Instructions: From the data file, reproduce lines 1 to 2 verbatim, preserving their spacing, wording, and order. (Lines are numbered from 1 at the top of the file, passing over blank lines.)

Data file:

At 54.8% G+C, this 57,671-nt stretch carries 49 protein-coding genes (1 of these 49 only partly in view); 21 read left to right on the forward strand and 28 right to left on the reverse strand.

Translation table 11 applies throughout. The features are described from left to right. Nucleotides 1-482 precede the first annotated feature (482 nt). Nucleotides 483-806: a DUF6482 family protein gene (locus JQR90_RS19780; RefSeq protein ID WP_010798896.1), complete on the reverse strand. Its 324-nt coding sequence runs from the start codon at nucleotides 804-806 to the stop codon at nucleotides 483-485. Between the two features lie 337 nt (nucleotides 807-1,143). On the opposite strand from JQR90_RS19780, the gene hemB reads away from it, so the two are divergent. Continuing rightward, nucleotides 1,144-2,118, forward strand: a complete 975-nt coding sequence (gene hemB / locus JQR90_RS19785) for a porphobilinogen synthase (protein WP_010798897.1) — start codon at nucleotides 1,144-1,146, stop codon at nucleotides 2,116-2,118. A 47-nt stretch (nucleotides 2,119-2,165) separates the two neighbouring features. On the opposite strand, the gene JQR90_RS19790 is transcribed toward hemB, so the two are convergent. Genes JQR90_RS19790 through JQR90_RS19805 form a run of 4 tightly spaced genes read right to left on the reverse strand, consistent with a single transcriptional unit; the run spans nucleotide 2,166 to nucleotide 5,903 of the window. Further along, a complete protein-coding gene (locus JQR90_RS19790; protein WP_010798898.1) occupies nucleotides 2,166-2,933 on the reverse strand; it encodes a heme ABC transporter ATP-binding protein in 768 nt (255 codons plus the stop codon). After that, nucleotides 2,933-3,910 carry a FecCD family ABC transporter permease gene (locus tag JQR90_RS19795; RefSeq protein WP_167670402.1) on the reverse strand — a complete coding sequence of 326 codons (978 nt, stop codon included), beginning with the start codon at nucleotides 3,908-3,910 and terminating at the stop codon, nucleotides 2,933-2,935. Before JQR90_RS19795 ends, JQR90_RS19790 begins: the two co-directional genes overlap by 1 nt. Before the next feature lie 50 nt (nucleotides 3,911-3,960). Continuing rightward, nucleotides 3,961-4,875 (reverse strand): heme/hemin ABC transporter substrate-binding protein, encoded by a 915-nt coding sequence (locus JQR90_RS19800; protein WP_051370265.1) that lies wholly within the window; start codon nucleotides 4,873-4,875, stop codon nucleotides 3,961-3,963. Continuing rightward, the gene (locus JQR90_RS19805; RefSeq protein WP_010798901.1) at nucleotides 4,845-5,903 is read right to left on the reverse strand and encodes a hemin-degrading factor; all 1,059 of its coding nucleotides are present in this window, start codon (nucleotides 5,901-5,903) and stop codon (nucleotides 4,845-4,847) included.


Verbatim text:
At 54.8% G+C, this 57,671-nt stretch carries 49 protein-coding genes (1 of these 49 only partly in view); 21 read left to right on the forward strand and 28 right to left on the reverse strand.

Translation table 11 applies throughout. The features are described from left to right. Nucleotides 1-482 precede the first annotated feature (482 nt). Nucleotides 483-806: a DUF6482 family protein gene (locus JQR90_RS19780; RefSeq protein ID WP_010798896.1), complete on the reverse strand. Its 324-nt coding sequence runs from the start codon at nucleotides 804-806 to the stop codon at nucleotides 483-485. Between the two features lie 337 nt (nucleotides 807-1,143). On the opposite strand from JQR90_RS19780, the gene hemB reads away from it, so the two are divergent. Continuing rightward, nucleotides 1,144-2,118, forward strand: a complete 975-nt coding sequence (gene hemB / locus JQR90_RS19785) for a porphobilinogen synthase (protein WP_010798897.1) — start codon at nucleotides 1,144-1,146, stop codon at nucleotides 2,116-2,118. A 47-nt stretch (nucleotides 2,119-2,165) separates the two neighbouring features. On the opposite strand, the gene JQR90_RS19790 is transcribed toward hemB, so the two are convergent. Genes JQR90_RS19790 through JQR90_RS19805 form a run of 4 tightly spaced genes read right to left on the reverse strand, consistent with a single transcriptional unit; the run spans nucleotide 2,166 to nucleotide 5,903 of the window. Further along, a complete protein-coding gene (locus JQR90_RS19790; protein WP_010798898.1) occupies nucleotides 2,166-2,933 on the reverse strand; it encodes a heme ABC transporter ATP-binding protein in 768 nt (255 codons plus the stop codon). After that, nucleotides 2,933-3,910 carry a FecCD family ABC transporter permease gene (locus tag JQR90_RS19795; RefSeq protein WP_167670402.1) on the reverse strand — a complete coding sequence of 326 codons (978 nt, stop codon included), beginning with the start codon at nucleotides 3,908-3,910 and terminating at the stop codon, nucleotides 2,933-2,935. Before JQR90_RS19795 ends, JQR90_RS19790 begins: the two co-directional genes overlap by 1 nt. Before the next feature lie 50 nt (nucleotides 3,911-3,960). Continuing rightward, nucleotides 3,961-4,875 (reverse strand): heme/hemin ABC transporter substrate-binding protein, encoded by a 915-nt coding sequence (locus JQR90_RS19800; protein WP_051370265.1) that lies wholly within the window; start codon nucleotides 4,873-4,875, stop codon nucleotides 3,961-3,963. Continuing rightward, the gene (locus JQR90_RS19805; RefSeq protein WP_010798901.1) at nucleotides 4,845-5,903 is read right to left on the reverse strand and encodes a hemin-degrading factor; all 1,059 of its coding nucleotides are present in this window, start codon (nucleotides 5,901-5,903) and stop codon (nucleotides 4,845-4,847) included.